Denote by $M(\mathbb T)$ the set of complex-values measures on the circle $\mathbb{T}=\mathbb{R}/\mathbb{Z}$.Prove that $D(T)$, the set of discrete measures on $\mathbb{T}$ is:

  • closed in $M(\mathbb{T})$ under norm convergence.
  • dense in $M(\mathbb{T})$ under weak convergence.

I had problem formulating both of these questions:

About the norm convergence, suppose we take a sequence $\{\mu_n\}_n\subset D(\mathbb T)$, we can assume it convergences to infintite sum of delta measures (otherwise the sum is finite and the claim is trivial) $$\mu_n\to\mu=\sum_{k=1}^\infty c_k\delta_{x_k},\quad x_k\in\mathbb{T}.$$ How can I formulate that $$\Vert\mu -\mu_n\Vert =\Vert \sum_{k=1}^\infty c_k\delta {x_k} -\sum_{j=1}^n c_j\delta_{x_j}\Vert \to 0?$$

About the second point: Let $\nu\in M(\mathbb{T})$. I thought taking a sequence of discrete measures $$\mu_n=\sum_{j=1}^n d_j\delta_{e^{\frac{2\pi i jt}{n}}}$$ but I don't know how to choose the coefficients exactly such that $\mu_n\to\nu$ for this $\nu\in M(\mathbb T)$?

How do I prove the convergence in norm and find the coefficients ?


For the first part: Let $\mu_i = \sum_j a_j \delta_{x_{ij}}$ Then consider the measurable set $A = \mathbb{T} - \{x_{ij}\}$ By definition of uniform convergence, fo$$ $B \in A$ is measurable, then by the definition of uniform convergence there exists $N s.t \forall n > N $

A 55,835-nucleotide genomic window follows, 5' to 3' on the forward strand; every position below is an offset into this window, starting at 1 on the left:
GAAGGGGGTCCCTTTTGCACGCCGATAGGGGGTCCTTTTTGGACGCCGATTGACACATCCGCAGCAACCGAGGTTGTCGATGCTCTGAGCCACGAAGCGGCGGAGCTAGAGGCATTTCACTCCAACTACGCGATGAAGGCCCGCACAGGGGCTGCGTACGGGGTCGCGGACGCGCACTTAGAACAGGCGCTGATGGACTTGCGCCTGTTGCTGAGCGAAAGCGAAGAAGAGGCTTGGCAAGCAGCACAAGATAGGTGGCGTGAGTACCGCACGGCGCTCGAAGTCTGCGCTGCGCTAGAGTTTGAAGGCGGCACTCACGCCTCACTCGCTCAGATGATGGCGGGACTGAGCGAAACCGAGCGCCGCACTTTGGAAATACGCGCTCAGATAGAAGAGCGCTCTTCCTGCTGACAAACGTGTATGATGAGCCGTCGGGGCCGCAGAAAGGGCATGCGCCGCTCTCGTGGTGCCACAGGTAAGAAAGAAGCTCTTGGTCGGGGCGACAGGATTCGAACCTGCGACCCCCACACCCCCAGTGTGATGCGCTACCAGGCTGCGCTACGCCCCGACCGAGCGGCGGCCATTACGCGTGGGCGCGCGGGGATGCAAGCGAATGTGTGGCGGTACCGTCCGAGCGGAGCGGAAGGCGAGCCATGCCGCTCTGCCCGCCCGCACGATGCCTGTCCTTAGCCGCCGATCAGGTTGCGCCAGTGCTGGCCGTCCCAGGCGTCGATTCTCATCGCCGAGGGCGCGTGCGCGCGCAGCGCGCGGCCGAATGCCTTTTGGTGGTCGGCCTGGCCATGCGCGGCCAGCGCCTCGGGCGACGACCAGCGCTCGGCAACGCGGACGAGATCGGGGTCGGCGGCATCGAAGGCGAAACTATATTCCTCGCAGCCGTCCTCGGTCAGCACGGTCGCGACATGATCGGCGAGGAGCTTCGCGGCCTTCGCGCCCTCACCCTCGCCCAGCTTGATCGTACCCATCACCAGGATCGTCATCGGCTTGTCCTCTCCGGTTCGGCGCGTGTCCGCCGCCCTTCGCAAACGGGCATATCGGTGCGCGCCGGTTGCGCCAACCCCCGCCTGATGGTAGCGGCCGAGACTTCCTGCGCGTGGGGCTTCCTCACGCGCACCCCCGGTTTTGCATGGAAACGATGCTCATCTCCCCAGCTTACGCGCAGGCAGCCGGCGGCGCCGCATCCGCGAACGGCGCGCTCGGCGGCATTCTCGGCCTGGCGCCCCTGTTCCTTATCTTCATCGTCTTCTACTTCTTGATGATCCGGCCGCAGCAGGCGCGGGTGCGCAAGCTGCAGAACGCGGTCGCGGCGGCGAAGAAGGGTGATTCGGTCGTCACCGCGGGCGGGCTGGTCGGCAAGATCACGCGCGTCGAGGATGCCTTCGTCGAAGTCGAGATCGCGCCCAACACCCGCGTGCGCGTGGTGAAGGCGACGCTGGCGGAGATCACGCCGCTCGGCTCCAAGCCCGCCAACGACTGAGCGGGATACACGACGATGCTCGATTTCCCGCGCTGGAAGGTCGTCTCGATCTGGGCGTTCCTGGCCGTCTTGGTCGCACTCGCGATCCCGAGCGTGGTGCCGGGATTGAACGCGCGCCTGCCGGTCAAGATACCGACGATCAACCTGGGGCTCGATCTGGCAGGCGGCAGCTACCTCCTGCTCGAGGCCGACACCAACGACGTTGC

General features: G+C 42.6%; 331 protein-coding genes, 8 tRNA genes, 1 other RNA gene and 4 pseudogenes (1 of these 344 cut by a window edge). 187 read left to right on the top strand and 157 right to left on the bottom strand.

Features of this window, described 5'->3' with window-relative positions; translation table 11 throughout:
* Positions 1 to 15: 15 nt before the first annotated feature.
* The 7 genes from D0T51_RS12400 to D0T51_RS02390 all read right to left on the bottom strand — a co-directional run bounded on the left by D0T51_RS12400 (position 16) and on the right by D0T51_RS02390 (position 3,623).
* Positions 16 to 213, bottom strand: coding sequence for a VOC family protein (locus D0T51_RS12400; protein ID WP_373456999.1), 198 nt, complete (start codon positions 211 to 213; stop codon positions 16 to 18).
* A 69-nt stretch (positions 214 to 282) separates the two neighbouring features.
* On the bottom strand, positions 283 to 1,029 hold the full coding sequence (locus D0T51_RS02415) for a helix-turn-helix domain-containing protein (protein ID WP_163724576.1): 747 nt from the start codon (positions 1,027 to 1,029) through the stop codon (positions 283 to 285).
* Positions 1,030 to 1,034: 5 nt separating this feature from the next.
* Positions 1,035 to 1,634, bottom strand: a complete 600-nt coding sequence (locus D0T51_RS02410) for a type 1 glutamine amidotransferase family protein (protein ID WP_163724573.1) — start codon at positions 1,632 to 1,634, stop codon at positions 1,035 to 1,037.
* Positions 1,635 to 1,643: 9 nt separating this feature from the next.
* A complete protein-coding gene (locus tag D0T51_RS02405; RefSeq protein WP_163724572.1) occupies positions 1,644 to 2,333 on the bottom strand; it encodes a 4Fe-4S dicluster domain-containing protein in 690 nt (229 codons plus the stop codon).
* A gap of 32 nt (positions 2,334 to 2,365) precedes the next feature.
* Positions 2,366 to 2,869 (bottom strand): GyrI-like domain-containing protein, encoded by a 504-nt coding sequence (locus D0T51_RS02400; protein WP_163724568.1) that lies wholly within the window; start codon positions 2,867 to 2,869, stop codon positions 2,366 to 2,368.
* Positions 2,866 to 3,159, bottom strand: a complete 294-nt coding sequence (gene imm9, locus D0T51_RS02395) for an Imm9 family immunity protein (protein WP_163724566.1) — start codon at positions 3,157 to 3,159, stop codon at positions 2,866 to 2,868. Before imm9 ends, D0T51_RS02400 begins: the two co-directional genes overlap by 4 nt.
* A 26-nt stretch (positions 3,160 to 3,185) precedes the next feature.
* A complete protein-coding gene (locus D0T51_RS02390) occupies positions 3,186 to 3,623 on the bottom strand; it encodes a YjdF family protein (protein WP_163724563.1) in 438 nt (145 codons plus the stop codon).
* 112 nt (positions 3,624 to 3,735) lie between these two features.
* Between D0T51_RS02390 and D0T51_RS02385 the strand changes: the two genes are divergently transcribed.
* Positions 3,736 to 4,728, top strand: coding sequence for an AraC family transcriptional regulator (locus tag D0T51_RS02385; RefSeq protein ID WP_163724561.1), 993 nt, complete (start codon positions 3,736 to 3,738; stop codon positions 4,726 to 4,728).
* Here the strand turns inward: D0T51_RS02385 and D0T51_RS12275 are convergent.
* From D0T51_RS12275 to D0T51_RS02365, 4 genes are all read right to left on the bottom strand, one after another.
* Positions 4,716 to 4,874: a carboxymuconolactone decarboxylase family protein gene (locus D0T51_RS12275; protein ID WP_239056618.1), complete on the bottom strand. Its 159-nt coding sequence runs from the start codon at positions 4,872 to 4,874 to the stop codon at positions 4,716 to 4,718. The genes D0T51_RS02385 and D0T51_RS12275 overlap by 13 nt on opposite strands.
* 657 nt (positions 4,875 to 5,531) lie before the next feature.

$$|\mu_n(B) - \mu(B)| < \epsilon$$ But because $B \in A \mu_n(B) = 0$, hence $\mu$ is $0$ except on a countable subset of $\mathbb{T}$ and the result follows. Note that we didn't need to find the coefficients, as the proof just becomes messier.

For the second part: I couldn't if $mu = \nu_1 + \nu_2$ where $\nu_1$ is the absolutely continuous part of $\mu$ and $\nu_2$ is the singular part of $\mu$ with respect to the Lebesgue measure, then we can use the Radon-Nikodym theorem to conclude $\nu_1(E) = \int_E f(x)dx$ for some $f$ measurable and finite a.e. By a famous theorem in measure theory, $f$ can be uniforlmy (!) approximated by finite linear combinations of elementary functions $f_k$. Given $E$ : measurable $$\nu_1(E) = \int_E f(x)dx = lim_{k \to \infty} \int_E f_k(x)dx$$ For each $f_k$ we can easily find a corresponding discrete measure which coincides with $f_k$ so this part is done (note the choice of $f_k$ can be made independent of the set $E$ Also note that the interchanging of limit and integral is justified as the convergence is uniform: say by Dominated convergence theorem).

We are left with $\nu_2$ which is zero outside a set of Lebesgue measure 0. I'm not sure how to proceed if it's not a discrete set: I will update the post if I find a solution.

  • $\begingroup$ I think you want norm convergence, not uniform convergence. $\endgroup$ – zhw. Dec 5 '15 at 18:43
  • $\begingroup$ Hmm, what is your definition of norm convergence? $\endgroup$ – Milen Ivanov Dec 5 '15 at 18:55
  • $\begingroup$ @zhw. Arent they equivalent? $\endgroup$ – TheOscillator Dec 5 '15 at 21:31
  • $\begingroup$ He may have a definition of the type: consider the measures as a bounded linear functional on $C_0(\mathbb{T})$, the compactly supported continuous functions on the torus. They form a normed space with respect to ... norm (I have seen only the uniform norm on measures here, but who knows) $\endgroup$ – Milen Ivanov Dec 5 '15 at 21:55

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